Computer programs and one-size-fits-all rules for medical practice have thus become central to the care process...
...Computer algorithms don’t result in higher quality care because the practice of medicine remains a subtle art. Careful listening and undivided attention are important, and the incessant electronic reminders and check-boxes that divert a doctor’s attention while the patient sits on the examination table are a distraction equivalent to texting while driving, and will end up hurting patients.
The patient also suffers because medical records are now used primarily as management tools for billing compliance and population-data collection ... Meanwhile, growing medical specialization and restrictions on resident work hours have led to more shift changes and transitions of patient care from one doctor to another, moments when clear and efficient communication is most vital...
...Medicine is both losing its humanity ... and buckling under the weight of massive, ill-designed electronic information systems.
The answer isn’t to resist technology. Information systems are central to the future of good doctoring, and industry professionals should continue designing electronic systems to enhance medical care and facilitate the connection between patients and physicians. Meanwhile, however, medical practices should be allowed to turn off the “meaningful use” software prompts and return to the job of taking care of real people. Doctors have an obligation to act as stewards of the medical profession and with humanity toward patients and should insist upon the undivided attention necessary to do so.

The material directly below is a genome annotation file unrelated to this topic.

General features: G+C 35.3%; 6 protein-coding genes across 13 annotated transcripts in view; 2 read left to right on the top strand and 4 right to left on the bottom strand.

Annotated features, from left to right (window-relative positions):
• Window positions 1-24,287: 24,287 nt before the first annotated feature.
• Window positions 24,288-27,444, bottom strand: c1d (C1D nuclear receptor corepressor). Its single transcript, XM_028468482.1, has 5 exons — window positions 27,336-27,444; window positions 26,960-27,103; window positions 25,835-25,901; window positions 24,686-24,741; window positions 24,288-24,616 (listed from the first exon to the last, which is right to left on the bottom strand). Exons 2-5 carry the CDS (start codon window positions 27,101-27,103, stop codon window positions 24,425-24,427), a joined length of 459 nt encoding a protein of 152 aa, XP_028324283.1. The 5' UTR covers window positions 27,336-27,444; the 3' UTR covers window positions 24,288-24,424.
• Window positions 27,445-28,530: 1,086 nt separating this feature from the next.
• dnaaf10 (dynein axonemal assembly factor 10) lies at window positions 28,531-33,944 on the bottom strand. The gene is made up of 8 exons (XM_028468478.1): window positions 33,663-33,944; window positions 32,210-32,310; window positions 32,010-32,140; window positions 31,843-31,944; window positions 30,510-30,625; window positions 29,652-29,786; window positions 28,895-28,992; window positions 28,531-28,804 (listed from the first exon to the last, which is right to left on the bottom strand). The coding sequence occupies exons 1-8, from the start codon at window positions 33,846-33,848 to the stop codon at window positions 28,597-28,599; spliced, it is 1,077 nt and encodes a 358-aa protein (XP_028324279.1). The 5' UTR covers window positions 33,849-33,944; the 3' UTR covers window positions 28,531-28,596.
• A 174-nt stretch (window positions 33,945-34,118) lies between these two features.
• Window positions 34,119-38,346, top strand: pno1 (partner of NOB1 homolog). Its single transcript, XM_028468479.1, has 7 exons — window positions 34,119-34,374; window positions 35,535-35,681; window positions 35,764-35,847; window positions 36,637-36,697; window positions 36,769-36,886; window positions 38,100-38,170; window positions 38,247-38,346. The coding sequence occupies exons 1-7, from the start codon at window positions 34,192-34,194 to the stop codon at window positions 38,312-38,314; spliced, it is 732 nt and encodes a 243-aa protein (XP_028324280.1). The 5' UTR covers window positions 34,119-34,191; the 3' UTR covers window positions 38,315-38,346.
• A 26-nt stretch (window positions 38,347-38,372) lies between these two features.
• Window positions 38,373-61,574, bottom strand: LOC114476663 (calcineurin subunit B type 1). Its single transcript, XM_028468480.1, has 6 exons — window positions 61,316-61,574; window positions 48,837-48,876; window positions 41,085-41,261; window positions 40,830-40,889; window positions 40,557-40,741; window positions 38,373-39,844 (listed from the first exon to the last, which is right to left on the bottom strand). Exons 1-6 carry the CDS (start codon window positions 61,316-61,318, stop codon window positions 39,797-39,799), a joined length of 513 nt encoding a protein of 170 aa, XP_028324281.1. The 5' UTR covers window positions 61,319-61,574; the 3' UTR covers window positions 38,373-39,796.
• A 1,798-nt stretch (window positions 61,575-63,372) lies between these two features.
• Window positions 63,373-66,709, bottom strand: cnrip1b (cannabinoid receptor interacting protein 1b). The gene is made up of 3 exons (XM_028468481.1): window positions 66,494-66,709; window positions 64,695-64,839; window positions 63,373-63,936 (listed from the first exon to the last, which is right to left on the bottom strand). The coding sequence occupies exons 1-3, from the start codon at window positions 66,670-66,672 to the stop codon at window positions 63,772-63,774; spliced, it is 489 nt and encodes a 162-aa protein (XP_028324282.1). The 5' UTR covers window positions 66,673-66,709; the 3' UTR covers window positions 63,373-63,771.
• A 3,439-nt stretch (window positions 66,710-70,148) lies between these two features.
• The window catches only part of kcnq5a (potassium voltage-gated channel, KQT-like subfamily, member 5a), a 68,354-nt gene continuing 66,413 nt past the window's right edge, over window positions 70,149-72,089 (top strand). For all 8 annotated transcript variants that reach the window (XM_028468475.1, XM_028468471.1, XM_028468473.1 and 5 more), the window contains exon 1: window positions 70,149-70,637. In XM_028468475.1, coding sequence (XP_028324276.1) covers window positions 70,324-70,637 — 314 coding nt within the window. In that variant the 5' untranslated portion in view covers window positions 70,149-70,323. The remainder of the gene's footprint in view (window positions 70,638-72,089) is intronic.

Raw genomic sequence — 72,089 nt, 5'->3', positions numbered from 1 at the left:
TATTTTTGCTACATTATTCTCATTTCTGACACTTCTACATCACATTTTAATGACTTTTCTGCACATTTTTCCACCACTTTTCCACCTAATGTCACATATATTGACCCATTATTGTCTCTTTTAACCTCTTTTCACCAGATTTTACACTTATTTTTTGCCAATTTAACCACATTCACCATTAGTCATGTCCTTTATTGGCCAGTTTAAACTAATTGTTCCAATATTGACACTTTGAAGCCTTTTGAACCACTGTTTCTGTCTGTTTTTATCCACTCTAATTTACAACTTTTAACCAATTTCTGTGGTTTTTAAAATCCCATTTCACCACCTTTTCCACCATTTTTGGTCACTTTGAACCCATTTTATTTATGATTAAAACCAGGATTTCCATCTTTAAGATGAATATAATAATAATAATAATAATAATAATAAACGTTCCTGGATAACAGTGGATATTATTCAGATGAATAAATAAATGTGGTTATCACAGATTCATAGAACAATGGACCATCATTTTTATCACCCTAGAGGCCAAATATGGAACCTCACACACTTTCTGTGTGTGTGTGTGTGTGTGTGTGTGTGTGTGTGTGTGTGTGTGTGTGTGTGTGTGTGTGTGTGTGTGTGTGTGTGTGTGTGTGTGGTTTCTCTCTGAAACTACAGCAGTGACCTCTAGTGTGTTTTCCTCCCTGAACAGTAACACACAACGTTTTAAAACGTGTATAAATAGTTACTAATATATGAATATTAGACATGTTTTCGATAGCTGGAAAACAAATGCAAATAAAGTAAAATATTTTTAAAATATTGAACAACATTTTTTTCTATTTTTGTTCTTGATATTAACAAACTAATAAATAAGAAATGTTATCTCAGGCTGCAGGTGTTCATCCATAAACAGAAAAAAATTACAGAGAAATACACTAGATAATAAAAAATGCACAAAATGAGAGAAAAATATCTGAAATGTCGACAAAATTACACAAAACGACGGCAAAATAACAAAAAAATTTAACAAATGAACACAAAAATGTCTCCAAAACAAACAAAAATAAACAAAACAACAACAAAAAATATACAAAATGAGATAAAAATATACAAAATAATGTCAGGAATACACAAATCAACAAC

Dr. Gardner is a physician and resident at Cambridge Hospital in Massachusetts. Dr. Levinson is a cardiologist at Massachusetts General Hospital and Harvard Medical School.
Beyond MU grouchiness specifically and complaints regarding health IT UX shortcomings more broadly, some critics even go so far as to question our fixation on digital health "structured data" per se. See, e.g., my December 2015 post "Are structured data the enemy of health care quality?"
Tangentially, see also my recent post "Clinical workflow, clinical cognition, and The Distracted Mind."
I think the full-featured EHR is here to stay for quite some time yet to come, notwithstanding all the chatter about our "post-EHR/mHealth world." Given the continuing "productivity treadmill" time constraints in the irreducibly high cognitive burden, high stakes, chronically fragmented enterprise that is clinical care delivery, the more workflow-efficient the UX the better.
Saw a THCB post by Health 2.0's Matthew Holt. It spurred this post.
Elation’s Kyna Fong on a new type of EMR company
Jan 3, 2017, by Matthew Holt